7. 7. Rich Navigation Model Specification (WebML) <ul><li>Web Modeling Language </li></ul><ul><li>Specification of interactive, integrated Web applications through orthogonal models. </li></ul><ul><li>Domain and Event Models (ER or UML class diagrams) </li></ul><ul><ul><li>Temporary and persistent server/client data </li></ul></ul><ul><li>Navigation Models: server- and client- side content publication and manipulation, page computation, hypertextual links, event production and consumption ) </li></ul><ul><li>Service definition and composition Models ( Web service invocation and publication, XML management, event production and consumption ) </li></ul>
  8. 8. Business Process design with BPMN <ul><li>Business Process Model Notation </li></ul><ul><li>Description of business activities (technology- and platform- independent) </li></ul><ul><li>Activities </li></ul><ul><ul><li>Service invocation task annotated with an implementation tag </li></ul></ul><ul><ul><ul><li>internal (service modeled and implemented within the system) </li></ul></ul></ul><ul><ul><ul><li>external (existing third-party service) </li></ul></ul></ul><ul><ul><ul><li>semantic (service searched and invoked by means of semantic discovery and invocation techniques) </li></ul></ul></ul><ul><li>Flows Constraints (OR-XOR-AND gateways) </li></ul><ul><ul><li>To define the logic of the service composition flow (e.g., whether two service have to be invoked in parallel or as an alternative) </li></ul></ul><ul><li>Events </li></ul><ul><ul><li>From UI can issue events (e.g., upon user interaction) </li></ul></ul><ul><ul><li>From service mashup (e.g., upon completion of a service call) </li></ul></ul>
  9. 9. Running Example Travel agency application for organizing travels for a specific event
  10. 10. From the business model to the process orchestration <ul><li>Automatic translation of BPMN model (XSLT or ATL transformations) </li></ul><ul><li>BPMN Start events  WebML ReceiveEvent primitives </li></ul><ul><li>BPMN Intermediate and End events  WebML SendEvent </li></ul><ul><li>Workflow activities  service invocation chains </li></ul><ul><ul><li>Data marshalling primitive (lowering of the application content model to the web service SOAP request) </li></ul></ul><ul><ul><li>Request-Response primitive (the actual service invocation) </li></ul></ul><ul><ul><li>Data marshalling primitive (lifting Web service SOAP response to the ap- plication data model) </li></ul></ul><ul><li>Workflow constraints  WebML hypertext constraints defined on the content model. Links to the invocation chains may include condition checking primitives. </li></ul>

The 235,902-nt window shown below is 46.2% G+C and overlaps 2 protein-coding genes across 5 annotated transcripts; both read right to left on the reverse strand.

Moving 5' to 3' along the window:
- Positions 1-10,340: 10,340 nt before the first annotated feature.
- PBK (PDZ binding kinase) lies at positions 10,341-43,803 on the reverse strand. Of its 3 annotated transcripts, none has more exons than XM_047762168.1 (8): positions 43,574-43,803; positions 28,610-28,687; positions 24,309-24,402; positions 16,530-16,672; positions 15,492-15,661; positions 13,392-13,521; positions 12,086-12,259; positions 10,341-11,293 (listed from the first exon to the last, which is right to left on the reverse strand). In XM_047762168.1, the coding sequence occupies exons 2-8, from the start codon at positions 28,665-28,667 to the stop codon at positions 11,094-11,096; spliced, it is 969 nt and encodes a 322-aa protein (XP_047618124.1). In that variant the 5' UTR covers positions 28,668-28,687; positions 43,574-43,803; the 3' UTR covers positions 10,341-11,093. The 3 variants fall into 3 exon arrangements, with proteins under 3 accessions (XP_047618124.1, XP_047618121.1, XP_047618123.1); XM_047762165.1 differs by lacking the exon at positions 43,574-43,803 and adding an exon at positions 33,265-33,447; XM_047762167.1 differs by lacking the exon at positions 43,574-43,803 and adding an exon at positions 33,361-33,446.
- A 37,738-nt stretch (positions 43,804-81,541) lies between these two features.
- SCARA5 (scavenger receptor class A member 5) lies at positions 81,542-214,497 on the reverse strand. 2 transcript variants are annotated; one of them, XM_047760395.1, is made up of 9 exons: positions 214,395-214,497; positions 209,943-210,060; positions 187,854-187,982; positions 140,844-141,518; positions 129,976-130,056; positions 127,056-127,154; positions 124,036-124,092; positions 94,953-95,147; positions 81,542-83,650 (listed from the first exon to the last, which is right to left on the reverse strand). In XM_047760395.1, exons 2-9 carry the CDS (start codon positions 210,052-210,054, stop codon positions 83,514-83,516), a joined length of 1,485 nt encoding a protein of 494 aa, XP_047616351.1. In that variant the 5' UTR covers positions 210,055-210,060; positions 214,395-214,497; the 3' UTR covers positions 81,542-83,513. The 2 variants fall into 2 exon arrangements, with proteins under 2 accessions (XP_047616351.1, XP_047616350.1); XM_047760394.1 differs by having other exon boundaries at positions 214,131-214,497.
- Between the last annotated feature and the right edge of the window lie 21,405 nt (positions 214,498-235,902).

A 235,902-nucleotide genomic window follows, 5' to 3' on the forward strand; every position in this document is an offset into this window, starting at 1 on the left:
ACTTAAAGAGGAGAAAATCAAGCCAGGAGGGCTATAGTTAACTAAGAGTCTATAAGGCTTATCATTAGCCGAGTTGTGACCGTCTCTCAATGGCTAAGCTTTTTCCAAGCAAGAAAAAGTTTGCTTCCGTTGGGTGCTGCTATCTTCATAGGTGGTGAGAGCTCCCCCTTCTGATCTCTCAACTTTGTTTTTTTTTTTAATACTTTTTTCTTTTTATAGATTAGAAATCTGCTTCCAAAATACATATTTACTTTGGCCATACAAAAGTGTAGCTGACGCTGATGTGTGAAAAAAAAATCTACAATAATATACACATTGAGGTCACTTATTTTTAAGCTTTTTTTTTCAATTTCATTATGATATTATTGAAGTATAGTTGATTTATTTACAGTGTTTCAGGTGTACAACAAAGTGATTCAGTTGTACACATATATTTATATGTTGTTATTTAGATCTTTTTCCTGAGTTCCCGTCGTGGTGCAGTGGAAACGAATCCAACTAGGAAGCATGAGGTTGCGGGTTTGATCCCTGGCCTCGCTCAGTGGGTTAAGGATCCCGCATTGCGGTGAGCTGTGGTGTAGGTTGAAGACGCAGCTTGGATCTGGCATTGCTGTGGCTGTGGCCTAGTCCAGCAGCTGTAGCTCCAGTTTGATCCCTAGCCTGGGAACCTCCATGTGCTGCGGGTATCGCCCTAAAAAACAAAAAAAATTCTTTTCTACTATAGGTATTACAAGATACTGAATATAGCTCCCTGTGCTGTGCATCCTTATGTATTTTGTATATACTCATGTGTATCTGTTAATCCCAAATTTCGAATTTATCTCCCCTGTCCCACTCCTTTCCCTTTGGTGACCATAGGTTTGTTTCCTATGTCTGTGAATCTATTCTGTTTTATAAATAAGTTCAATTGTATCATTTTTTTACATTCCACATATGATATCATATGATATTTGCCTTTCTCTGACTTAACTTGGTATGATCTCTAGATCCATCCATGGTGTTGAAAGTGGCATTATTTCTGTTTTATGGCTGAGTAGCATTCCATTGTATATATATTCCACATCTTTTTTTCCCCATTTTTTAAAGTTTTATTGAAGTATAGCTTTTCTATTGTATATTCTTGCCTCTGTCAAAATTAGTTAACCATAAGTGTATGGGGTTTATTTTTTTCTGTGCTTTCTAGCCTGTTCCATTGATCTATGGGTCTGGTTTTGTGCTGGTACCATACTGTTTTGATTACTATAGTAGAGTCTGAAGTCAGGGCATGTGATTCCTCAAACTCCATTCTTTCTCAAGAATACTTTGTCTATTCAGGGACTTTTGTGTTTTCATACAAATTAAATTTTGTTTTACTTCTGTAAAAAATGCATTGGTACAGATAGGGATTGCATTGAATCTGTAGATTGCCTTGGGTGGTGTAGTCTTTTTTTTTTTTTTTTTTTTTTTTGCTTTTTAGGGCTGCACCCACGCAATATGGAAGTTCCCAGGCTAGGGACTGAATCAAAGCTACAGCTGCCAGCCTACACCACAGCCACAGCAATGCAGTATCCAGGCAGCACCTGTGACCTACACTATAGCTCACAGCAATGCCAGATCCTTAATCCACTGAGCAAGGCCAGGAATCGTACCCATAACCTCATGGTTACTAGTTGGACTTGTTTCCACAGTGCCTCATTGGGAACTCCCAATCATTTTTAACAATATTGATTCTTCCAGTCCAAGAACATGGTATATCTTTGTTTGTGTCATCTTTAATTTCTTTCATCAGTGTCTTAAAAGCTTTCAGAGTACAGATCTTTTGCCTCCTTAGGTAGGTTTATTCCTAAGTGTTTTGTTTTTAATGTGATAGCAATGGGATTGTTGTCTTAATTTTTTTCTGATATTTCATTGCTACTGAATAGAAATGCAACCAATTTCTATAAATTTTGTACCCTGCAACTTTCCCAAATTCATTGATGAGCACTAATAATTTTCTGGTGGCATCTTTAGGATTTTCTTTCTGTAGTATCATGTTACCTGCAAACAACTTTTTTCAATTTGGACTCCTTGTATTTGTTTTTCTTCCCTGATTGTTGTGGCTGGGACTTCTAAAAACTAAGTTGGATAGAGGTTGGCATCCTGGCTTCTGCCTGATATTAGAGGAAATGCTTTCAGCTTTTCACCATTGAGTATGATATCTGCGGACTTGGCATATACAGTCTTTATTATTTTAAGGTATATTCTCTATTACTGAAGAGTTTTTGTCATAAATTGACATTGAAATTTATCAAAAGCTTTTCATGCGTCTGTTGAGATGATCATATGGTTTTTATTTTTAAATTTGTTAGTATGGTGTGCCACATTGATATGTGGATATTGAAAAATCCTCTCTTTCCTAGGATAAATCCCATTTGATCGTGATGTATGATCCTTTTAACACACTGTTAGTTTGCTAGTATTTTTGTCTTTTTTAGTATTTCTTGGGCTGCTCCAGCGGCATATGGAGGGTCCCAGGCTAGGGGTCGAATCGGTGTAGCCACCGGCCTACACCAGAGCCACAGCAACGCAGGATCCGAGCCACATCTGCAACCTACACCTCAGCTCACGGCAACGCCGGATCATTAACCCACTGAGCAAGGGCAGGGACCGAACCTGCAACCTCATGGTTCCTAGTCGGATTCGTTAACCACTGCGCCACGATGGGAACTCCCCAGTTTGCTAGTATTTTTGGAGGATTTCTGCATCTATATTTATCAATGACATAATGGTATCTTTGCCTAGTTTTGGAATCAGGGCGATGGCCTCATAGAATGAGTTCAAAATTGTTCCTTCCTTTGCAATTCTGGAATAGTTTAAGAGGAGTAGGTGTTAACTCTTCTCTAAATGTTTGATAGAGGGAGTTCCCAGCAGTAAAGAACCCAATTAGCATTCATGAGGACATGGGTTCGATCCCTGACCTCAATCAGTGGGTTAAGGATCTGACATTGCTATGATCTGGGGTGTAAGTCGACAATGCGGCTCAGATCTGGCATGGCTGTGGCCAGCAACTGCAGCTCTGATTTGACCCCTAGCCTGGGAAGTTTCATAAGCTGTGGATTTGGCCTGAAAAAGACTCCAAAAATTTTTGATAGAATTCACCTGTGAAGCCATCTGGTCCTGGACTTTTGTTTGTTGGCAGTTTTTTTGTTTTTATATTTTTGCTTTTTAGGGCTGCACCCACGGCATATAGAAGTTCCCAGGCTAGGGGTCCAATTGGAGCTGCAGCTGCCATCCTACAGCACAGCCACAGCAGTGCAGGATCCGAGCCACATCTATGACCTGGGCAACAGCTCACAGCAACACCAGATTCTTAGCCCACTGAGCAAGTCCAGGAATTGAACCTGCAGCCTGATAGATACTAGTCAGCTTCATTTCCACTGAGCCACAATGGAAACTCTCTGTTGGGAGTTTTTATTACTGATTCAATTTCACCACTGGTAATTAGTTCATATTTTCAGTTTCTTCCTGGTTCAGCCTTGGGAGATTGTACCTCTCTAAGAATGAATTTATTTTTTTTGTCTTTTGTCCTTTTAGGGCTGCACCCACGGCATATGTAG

11. 11. Example <ul><li>Several concrete services can be invoked for obtaining a good result </li></ul><ul><li>The model may include interaction with other kinds of remote services, such as RSS feeds or REST web services. </li></ul>
  12. 12. BPMN*  WebML transformation <ul><li>Transformation rules </li></ul><ul><ul><li>finer-grained Application Model, needing few refinements by the designer </li></ul></ul><ul><ul><ul><li>typed activities enables reusable application models </li></ul></ul></ul><ul><ul><ul><li>data dependencies are specified at a higher level </li></ul></ul></ul><ul><ul><li>less errors in Application Model design </li></ul></ul><ul><ul><li>Faster development </li></ul></ul>(1) One control siteview per pool: Human interaction (2) One control serviceview per pool: WS Choreography (3) One site view per lane: user navigation (4) One site view per lane: business logics of activities and gateways (4) One site view per lane: business logics of activities and gateways (5) Orchestration view: a controller component invokes the activities
  13. 13. Example of Rich Navigation Model (WebML)
  14. 14. Implementation <ul><li>Extensions to WebRatio, a commercial tool for the automatic generation of Web applications </li></ul><ul><li>Application in the context of an EU founded project </li></ul><ul><li> </li></ul><ul><li>Creation of an on-line BPMN editor for the </li></ul><ul><li>specification of multimedia query and result </li></ul><ul><li>presentation mash-ups </li></ul><ul><li>Set of model to model and model to text transformations </li></ul>
  15. 15. Conclusions and future work <ul><li>A methodology , a set of models , and a toolsuite implementation for supporting top-down, model-driven design of professional service mashups. </li></ul><ul><ul><li>Helps the design of mashups </li></ul></ul><ul><ul><li>Helps for its evolution when requirements change </li></ul></ul><ul><li>The availability of well-established code generation technology </li></ul><ul><ul><li>great improvement in productivity </li></ul></ul><ul><li>Ongoing and future work </li></ul><ul><li>industrial implementation </li></ul><ul><li>integration of Semantic Web capabilities </li></ul>
  16. 16. Thank You! Questions? Contact: Alessandro Bozzon [email_address]